Telecom sits on the top of the
incredible India story. But the mess, evident in the award of
second generation (2G) licences, shows how at least six principal
characters worked overtime to deface it. To borrow from the
cricketing cliche, and but for the Supreme Court (SC), this team
of public functionaries snatched defeat from the jaws of global
They are guilty of blinding by the glint of nickels and a varying
spectrum of complicity. The team includes:
- A. Raja, the former communications minister enjoined with public
responsibility to allot the spectrum without making it a conduit
for his party and person.
- The Department of Telecom (DoT), which isn't supposed to be a
backroom den for crony capitalism, but reduced itself to dhobi
marking a rapacious minister's decisions.
- The Telecom Regulatory Authority of India (TRAI) which has made
amnesia a habit, forgetting that it has the mandate to confront
the DoT and behave less and less like an organ of the executive.
- The Prime Minister's Office and the finance ministry who had a
Kiplingesque duty to keep their head when all about them are
- The raft of applicants, licensees, traders (those who replaced
the original licensees), lawyers, and lenders.
- One could include here another actor, the Competition Commission
of India, which in its wisdom neither intervened nor was asked to.
It is sad therefore that these honourable men and institutions had
to be castigated like children by the apex court, the reluctant
mahout of our story. It is sadder still that there seemed no
alternative to all the 122 licences being cancelled, leaving open
the primary question of mixing the wheat with the chaff, and
consequent injustice to those who invested their money (and their
bankers!) into India.
Let us also not forget the sad fate of consumers who subscribed to
these new licensees in the hope of better service and lower rates
and are now being seduced by irritating advertisements from
incumbent players promising portability, the dubious nirvana.
This avoidable situation has led to predictable split. The cheer
leaders for good governance are rejoicing, as they should. But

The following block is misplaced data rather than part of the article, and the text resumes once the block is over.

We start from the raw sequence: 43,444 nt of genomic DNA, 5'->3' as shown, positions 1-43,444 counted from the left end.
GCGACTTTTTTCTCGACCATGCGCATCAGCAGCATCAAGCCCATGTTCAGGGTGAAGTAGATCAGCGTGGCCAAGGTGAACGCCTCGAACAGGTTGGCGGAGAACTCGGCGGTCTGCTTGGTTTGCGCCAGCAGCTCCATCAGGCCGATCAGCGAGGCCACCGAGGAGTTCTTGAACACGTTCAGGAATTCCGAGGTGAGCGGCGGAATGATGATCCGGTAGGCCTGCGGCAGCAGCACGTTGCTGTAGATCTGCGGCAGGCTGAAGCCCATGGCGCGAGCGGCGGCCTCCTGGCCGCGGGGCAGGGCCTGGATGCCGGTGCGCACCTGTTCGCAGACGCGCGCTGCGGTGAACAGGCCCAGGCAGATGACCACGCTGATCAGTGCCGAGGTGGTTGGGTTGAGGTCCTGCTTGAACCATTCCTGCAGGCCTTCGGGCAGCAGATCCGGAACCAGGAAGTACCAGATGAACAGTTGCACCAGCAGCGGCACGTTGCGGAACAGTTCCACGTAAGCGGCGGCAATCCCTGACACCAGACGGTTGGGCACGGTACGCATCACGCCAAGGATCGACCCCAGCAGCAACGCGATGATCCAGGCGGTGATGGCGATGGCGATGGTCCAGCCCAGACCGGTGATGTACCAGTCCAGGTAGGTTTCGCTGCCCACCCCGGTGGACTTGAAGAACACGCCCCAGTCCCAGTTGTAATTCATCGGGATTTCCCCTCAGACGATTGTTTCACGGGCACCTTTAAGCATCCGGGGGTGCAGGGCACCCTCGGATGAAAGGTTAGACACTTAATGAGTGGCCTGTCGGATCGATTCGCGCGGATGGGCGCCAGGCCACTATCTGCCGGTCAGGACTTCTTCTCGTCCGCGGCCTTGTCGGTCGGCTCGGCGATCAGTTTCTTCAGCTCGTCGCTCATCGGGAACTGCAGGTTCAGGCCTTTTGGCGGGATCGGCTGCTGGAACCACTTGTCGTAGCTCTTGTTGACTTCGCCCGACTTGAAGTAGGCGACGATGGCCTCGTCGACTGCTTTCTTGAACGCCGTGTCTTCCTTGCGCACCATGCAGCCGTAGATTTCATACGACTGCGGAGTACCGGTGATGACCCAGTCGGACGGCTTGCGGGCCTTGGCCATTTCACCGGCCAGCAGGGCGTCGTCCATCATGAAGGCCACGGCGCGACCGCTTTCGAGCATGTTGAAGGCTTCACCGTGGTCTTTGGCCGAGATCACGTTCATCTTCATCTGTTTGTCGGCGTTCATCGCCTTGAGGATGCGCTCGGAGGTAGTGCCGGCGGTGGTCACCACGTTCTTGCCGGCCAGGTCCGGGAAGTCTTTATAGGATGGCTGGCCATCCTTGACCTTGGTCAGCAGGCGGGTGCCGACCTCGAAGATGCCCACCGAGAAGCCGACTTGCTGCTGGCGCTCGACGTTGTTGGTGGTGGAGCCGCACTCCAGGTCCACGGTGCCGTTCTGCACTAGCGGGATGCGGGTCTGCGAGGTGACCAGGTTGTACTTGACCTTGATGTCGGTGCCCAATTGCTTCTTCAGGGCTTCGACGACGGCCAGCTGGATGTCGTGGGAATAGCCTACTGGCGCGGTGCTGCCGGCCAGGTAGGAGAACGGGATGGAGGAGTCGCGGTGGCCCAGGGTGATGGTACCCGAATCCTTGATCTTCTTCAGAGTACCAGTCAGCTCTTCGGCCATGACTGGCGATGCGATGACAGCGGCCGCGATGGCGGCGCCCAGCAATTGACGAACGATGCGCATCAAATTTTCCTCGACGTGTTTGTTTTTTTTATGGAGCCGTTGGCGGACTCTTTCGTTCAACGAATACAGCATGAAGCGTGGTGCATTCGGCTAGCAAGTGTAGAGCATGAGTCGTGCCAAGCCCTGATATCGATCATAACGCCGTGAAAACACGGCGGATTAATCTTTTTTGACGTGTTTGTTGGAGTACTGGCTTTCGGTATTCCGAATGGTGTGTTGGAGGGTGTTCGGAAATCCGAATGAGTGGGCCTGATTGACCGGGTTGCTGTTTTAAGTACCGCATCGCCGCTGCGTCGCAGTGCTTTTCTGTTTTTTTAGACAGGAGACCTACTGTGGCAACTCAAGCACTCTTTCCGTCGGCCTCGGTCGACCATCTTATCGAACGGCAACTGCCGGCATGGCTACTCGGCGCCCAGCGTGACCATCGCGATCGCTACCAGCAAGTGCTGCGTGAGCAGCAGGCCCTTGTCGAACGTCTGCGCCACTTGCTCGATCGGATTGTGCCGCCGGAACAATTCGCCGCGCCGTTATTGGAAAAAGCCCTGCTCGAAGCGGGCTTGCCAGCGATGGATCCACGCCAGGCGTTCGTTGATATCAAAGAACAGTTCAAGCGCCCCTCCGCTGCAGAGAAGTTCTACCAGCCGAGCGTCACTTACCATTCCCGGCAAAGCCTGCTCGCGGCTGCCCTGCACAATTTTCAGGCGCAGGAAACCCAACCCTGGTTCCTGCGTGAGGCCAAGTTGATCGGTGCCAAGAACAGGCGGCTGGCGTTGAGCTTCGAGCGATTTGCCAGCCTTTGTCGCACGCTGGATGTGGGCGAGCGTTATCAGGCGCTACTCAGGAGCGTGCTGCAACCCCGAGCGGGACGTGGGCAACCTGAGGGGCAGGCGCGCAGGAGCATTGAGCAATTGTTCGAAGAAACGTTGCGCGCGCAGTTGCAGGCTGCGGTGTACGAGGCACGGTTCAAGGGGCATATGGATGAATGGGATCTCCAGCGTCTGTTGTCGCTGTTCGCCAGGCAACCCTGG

more nuanced commentaries are right in pointing to the publicity
nightmare that confronts India regarding predictability of our
investment environment. Can the Indian sovereign be trusted?
The "mahout" has done his bit, which is to put a stop to a patent
wrong-doing and then leaving it to the sectoral sherpa to draw a
fresh auction within four months. This is a laudable deadline. The
world will expect India to clean up years of mess within that
The telecom regulator is already busy dropping hints it will need
more time. Surely, it needs to build things from scratch. This
includes rebuilding its own organization! But rather than whine,
the regulator must see this as a god-sent opportunity to redeem
This comment points them to draw inspiration from an unlikely
candidate, the Federal Bureau of Investigation (FBI), and its
chief rebuilder Robert Mueller. He had taken over as then
president George W. Bush's man for FBI just seven days before Sept
11, 2001. On 9/11, his agency found itself staring at perhaps the
biggest conceivable systemic failure in US history.
But Mueller re-built, indeed redefined his agency, brick by brick.
He redefined the FBI from a guns (remember J. Edgar Hoover!) to
geeks organization, where the enemy could be in a Somalia or Tora
Bora. One of us sat over several hours in Mueller's Harvard class,
and the celebrated business case that has documented the
rebuilding of FBI. Surely, the TRAI, the DoT, the finance ministry
and the PMO don't face a bigger disaster than FBI and the
India Inc., including the financial institutions and our legal
eagles, has an equal responsibility in co-creating a public
consultation on the telecom charter. Rather than sit on the
sidelines and then lobby for their interests, all the blind men
open the third eye within. The world expects no less. At stake is
whether India can rebuild its telecom narrative.
Moot points include:
- For the telecom companies in question, is a mere Rs.5-crore fine
sufficient, instead of blacklisting or barring them from
participating in new auction?
- How fast can India tell the world what it did to officials who
are guilty, including those who are hiding behind the cover of not
having been consulted?
- How can we demonstrate respect for guarantees of the
constitution in general and the principles of natural justice and
promissory estoppel in particular?
In the face of a clear impropriety of a few, should they be let
off so lightly and other bona fide stakeholders allowed to suffer?
commentators are associates with a leading legal and business
advisory. They can be reached at firstname.lastname@example.org and